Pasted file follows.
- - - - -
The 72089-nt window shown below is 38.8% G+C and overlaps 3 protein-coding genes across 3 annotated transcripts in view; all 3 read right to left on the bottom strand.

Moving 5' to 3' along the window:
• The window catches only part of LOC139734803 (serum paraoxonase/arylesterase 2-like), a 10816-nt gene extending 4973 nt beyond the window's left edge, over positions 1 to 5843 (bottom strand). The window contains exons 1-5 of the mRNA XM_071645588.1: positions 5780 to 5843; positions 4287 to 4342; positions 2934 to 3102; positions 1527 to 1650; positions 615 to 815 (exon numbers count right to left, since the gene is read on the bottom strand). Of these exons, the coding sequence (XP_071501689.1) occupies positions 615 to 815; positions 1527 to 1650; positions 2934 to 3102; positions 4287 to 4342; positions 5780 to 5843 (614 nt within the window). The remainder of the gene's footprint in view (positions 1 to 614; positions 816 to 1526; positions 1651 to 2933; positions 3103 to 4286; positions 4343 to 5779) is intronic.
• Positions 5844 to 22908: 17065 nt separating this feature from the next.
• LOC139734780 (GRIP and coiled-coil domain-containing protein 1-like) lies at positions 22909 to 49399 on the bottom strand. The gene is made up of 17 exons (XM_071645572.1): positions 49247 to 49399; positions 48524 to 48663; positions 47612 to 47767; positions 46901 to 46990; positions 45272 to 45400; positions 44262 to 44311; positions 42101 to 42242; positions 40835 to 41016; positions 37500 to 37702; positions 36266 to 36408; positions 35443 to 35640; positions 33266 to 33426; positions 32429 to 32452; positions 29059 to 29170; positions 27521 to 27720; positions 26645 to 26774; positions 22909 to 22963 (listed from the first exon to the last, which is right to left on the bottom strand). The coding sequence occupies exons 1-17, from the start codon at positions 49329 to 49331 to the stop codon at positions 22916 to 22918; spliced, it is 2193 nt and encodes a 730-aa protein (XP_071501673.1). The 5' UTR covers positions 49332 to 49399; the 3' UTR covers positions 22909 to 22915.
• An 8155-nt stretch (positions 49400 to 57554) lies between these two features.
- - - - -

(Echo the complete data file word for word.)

The 72089-nt window shown below is 38.8% G+C and overlaps 3 protein-coding genes across 3 annotated transcripts in view; all 3 read right to left on the bottom strand.

Moving 5' to 3' along the window:
• The window catches only part of LOC139734803 (serum paraoxonase/arylesterase 2-like), a 10816-nt gene extending 4973 nt beyond the window's left edge, over positions 1 to 5843 (bottom strand). The window contains exons 1-5 of the mRNA XM_071645588.1: positions 5780 to 5843; positions 4287 to 4342; positions 2934 to 3102; positions 1527 to 1650; positions 615 to 815 (exon numbers count right to left, since the gene is read on the bottom strand). Of these exons, the coding sequence (XP_071501689.1) occupies positions 615 to 815; positions 1527 to 1650; positions 2934 to 3102; positions 4287 to 4342; positions 5780 to 5843 (614 nt within the window). The remainder of the gene's footprint in view (positions 1 to 614; positions 816 to 1526; positions 1651 to 2933; positions 3103 to 4286; positions 4343 to 5779) is intronic.
• Positions 5844 to 22908: 17065 nt separating this feature from the next.
• LOC139734780 (GRIP and coiled-coil domain-containing protein 1-like) lies at positions 22909 to 49399 on the bottom strand. The gene is made up of 17 exons (XM_071645572.1): positions 49247 to 49399; positions 48524 to 48663; positions 47612 to 47767; positions 46901 to 46990; positions 45272 to 45400; positions 44262 to 44311; positions 42101 to 42242; positions 40835 to 41016; positions 37500 to 37702; positions 36266 to 36408; positions 35443 to 35640; positions 33266 to 33426; positions 32429 to 32452; positions 29059 to 29170; positions 27521 to 27720; positions 26645 to 26774; positions 22909 to 22963 (listed from the first exon to the last, which is right to left on the bottom strand). The coding sequence occupies exons 1-17, from the start codon at positions 49329 to 49331 to the stop codon at positions 22916 to 22918; spliced, it is 2193 nt and encodes a 730-aa protein (XP_071501673.1). The 5' UTR covers positions 49332 to 49399; the 3' UTR covers positions 22909 to 22915.
• An 8155-nt stretch (positions 49400 to 57554) lies between these two features.